Carbon Emissions Legislation Adds Another Reason to Reduce Malfunctions, Material Waste & Defects
Countries scattered throughout the world are imposing carbon emissions taxes, or implementing cap-and-trade programs to tackle greenhouse gas emissions.
. . . as carbon taxes are introduced, maintenance related production issues will add further costs. Unintended mistakes such as the miscalibration of equipment, or installing the wrong spare parts, can lead to scrap and rework. Rework requires reprocessing, which uses additional energy and can create further emissions.
Manufacturing will undoubtedly be the largest industrial sectors to feel the impact from carbon constraint. Perhaps more than any other sector, the cost of inputs directly impact the output – specifically the product produced, its price and quality. As states like California and elsewhere roll-out carbon emissions taxes or cap and trade programs, manufacturers will increasingly experience higher energy costs. For example, in California, the costs generated through cap and trade will increase electricity and gas costs; increase transportation costs; and prices for high energy inputs (such as metal and cement).
Yet even before the 1997 Kyoto Protocol, the landmark international agreement that provides the impetus to reduce greenhouse gas emissions, savvy manufacturers continually strived to develop efficient and reliable production systems that increased throughputs without increasing costs, thus improving the bottom line.
Interruptions or delays in any manufacturing process can directly impact the bottom line. Customer orders that are delayed or unfulfilled can lead to cancellations or compensation. Maintenance related errors and supply chain issues are the main reasons for these delays.
Manufacturers have always had incentives to reduce production malfunctions, material waste, and defects. Now carbon emissions legislation adds another.
However, as carbon taxes are introduced, maintenance related production issues will add further costs. Unintended mistakes such as the miscalibration of equipment, or installing the wrong spare parts, can lead to scrap and rework. Rework requires reprocessing, which uses additional energy and can create further emissions.
Using CMMS for Optimized Profit and Reduced Carbon Emissions for Manufacturers
Manufacturers have always had incentives to reduce production malfunctions, material waste, and defects. Now carbon emissions legislation adds another. When companies inadvertently produce defects or waste, they throw away carbon emission costs that they’ve already paid for. Manufacturers lose their ability to offset price increases from a greenhouse gas tax and essentially double their carbon emissions.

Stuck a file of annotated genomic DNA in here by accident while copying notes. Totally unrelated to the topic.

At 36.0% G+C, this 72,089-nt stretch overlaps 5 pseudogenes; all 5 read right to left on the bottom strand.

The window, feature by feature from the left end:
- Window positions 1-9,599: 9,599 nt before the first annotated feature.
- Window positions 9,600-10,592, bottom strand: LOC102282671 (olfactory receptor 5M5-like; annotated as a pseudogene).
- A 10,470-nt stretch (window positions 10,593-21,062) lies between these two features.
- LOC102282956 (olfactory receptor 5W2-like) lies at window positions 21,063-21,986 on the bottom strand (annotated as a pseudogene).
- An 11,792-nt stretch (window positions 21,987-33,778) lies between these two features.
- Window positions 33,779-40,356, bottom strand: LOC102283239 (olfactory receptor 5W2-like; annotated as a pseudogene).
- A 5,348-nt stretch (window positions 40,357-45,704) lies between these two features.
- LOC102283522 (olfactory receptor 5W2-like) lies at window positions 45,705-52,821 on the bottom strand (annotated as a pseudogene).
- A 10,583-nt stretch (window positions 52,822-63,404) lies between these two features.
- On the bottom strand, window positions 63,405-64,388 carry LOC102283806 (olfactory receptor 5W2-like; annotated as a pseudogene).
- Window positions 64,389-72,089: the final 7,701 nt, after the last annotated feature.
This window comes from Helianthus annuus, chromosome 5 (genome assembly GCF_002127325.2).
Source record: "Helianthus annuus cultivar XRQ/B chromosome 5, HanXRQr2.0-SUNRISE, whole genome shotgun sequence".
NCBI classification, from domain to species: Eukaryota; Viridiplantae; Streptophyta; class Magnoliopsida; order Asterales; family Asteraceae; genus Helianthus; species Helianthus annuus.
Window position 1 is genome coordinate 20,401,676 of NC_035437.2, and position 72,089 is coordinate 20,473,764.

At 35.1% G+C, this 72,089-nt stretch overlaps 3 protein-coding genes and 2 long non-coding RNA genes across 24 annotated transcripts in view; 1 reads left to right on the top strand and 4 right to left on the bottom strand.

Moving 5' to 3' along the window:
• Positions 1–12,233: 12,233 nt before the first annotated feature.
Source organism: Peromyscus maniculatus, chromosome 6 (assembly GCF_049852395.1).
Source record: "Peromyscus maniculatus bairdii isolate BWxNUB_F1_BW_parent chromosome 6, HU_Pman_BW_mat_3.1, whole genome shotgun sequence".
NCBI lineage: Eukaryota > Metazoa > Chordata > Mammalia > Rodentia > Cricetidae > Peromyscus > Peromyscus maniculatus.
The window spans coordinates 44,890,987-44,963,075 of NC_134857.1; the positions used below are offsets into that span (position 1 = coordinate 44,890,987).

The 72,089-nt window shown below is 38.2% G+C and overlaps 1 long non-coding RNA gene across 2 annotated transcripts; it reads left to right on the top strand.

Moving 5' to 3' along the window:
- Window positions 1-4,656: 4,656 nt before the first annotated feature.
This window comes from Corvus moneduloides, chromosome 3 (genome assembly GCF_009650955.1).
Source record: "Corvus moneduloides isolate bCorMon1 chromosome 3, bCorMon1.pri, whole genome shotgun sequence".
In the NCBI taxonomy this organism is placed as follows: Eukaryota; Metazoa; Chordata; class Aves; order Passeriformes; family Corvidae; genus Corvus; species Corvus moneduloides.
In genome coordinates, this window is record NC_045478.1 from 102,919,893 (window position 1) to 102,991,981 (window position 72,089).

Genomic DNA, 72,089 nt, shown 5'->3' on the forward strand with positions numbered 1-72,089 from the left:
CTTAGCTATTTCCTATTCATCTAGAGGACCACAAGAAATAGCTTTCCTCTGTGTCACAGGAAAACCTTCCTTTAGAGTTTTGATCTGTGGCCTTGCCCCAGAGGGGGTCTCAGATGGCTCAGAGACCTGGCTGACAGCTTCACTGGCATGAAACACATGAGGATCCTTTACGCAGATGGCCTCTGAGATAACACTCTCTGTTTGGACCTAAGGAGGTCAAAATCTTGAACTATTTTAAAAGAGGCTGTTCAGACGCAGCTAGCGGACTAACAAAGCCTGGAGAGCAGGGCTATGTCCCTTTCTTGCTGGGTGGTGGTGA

A CMMS can help counter many of these new challenges by reducing the maintenance related errors and emergency repairs that impact production. Strict maintenance and inspection schedules ensure equipment issues are spotted and repaired before they occur. Regular servicing like lubrications or calibrations also ensure equipment is running in spec. Organizations are increasingly moving from the old reactive way of thinking to this more proactive approach. CMMS software is the perfect tool to help make that move. Moreover, by limiting the number of emergency breakdowns, you can reduce the amount of scrap and rework produced, thus limiting the costs associated with carbon taxes. Adhering to maintenance schedules also ensures equipment is operating as efficiently as possible. Consider the difference a service on your car can make to its fuel efficiency!
As a company builds its database and records more asset related information in the CMMS, the CMMS becomes an increasingly advantageous resource over time. The opportunities are enormous. It can also be used to help quantify the repair vs. replace decision so older, less energy efficient equipment is replaced on time.
Manufacturers have always faced multi-faceted processes related to manufacturing, sales, and distribution. Factoring in greenhouse gas emissions adds another dimension. A CMMS provides a valuable tool to not only track past maintenance and repairs on assets, but also expand to meet future challenges like carbon impact.
For information about Cap and Trade and Carbon Emissions:
Wikipedia does a good job at summarizing the components and provides a worldwide overview. The Institute for Local Government also describes the current framework within the USA.